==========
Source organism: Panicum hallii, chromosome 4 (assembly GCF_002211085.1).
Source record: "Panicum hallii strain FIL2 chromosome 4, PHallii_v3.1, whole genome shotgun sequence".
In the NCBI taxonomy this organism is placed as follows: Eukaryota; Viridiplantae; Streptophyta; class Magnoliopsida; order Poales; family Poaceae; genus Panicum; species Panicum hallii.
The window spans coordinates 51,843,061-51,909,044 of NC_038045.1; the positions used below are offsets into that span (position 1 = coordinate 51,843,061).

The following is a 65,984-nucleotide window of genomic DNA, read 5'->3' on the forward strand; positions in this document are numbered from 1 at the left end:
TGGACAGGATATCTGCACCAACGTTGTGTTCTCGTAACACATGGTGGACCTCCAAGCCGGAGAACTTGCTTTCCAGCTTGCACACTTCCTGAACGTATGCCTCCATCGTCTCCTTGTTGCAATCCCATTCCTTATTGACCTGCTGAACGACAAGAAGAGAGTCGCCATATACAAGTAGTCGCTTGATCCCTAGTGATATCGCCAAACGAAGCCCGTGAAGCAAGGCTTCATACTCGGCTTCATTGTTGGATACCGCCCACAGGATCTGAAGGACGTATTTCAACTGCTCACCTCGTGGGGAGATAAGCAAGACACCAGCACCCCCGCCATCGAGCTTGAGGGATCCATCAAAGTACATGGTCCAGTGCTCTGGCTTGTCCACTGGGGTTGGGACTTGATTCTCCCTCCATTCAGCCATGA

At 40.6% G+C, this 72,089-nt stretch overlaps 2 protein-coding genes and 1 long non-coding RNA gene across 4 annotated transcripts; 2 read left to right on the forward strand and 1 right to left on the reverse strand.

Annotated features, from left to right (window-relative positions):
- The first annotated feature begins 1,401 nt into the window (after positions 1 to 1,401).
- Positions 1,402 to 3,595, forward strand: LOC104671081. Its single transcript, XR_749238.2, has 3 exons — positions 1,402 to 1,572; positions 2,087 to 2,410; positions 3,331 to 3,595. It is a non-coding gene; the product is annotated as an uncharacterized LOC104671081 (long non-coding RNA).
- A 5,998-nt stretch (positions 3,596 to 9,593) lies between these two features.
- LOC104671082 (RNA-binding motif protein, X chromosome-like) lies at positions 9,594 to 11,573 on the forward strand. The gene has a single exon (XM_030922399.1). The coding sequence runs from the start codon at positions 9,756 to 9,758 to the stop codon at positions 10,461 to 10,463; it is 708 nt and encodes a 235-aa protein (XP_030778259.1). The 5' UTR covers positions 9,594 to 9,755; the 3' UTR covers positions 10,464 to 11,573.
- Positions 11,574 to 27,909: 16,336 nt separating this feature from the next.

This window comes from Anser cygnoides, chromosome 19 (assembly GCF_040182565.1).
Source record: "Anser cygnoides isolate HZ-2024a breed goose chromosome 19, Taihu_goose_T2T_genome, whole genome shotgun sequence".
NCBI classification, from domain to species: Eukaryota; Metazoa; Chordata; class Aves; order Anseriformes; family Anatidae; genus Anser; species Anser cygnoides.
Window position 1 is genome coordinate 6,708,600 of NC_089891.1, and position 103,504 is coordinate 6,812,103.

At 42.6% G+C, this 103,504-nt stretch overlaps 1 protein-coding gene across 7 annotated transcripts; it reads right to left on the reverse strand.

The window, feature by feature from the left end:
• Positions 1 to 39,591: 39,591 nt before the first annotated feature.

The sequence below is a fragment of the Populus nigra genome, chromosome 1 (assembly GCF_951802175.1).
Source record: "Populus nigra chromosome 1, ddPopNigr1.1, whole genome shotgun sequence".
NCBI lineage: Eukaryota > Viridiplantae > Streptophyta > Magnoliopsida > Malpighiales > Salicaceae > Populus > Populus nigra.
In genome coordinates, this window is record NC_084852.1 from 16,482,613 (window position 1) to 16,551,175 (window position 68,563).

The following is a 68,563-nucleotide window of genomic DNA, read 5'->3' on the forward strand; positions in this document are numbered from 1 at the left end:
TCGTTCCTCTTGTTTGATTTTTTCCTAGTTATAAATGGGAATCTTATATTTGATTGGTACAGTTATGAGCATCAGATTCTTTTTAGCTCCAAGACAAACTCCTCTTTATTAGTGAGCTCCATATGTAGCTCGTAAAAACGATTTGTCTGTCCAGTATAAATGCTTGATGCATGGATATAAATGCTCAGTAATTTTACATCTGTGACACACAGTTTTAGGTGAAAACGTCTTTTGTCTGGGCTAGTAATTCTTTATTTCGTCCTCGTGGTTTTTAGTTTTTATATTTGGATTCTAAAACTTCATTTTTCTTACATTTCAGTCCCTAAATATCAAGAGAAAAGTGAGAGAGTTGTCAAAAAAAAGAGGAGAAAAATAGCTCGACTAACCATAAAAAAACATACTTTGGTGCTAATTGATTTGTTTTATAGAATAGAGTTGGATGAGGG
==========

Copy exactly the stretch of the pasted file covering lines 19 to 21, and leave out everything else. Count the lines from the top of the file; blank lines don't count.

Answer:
The window, feature by feature from the left end:
• Positions 1 to 39,591: 39,591 nt before the first annotated feature.

The sequence below is a fragment of the Populus nigra genome, chromosome 1 (assembly GCF_951802175.1).